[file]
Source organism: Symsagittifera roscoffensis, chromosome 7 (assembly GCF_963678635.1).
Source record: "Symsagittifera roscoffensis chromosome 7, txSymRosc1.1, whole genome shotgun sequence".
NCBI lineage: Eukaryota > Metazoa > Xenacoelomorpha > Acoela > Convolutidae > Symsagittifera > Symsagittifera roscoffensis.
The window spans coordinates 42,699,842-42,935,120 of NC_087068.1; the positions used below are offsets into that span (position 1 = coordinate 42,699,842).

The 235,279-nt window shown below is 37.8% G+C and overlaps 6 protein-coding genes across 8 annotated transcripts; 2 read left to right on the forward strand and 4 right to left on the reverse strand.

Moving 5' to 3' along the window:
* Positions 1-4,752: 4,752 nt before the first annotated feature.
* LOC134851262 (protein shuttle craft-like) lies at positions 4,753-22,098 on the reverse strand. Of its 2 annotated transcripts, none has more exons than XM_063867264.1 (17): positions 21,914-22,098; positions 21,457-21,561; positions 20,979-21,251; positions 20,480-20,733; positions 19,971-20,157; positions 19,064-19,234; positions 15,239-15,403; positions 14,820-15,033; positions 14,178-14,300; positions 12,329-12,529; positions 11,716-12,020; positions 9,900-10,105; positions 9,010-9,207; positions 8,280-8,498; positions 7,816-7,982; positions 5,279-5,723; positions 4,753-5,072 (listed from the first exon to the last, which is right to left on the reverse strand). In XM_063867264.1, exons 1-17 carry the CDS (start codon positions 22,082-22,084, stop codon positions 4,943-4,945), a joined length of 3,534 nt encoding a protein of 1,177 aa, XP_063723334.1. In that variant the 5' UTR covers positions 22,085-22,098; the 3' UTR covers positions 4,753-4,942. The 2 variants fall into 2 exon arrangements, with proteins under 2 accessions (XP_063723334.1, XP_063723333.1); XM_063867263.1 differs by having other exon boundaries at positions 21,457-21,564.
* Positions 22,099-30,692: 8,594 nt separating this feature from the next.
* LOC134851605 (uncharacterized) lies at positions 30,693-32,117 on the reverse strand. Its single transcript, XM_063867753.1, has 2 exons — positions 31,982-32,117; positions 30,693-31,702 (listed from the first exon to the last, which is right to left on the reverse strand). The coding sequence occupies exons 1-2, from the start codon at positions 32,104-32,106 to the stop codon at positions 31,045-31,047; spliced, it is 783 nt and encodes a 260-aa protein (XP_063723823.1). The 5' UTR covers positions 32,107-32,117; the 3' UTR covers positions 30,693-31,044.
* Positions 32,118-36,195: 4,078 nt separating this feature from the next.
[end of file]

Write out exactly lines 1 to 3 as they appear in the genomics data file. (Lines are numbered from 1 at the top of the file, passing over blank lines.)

Source organism: Symsagittifera roscoffensis, chromosome 7 (assembly GCF_963678635.1).
Source record: "Symsagittifera roscoffensis chromosome 7, txSymRosc1.1, whole genome shotgun sequence".
NCBI lineage: Eukaryota > Metazoa > Xenacoelomorpha > Acoela > Convolutidae > Symsagittifera > Symsagittifera roscoffensis.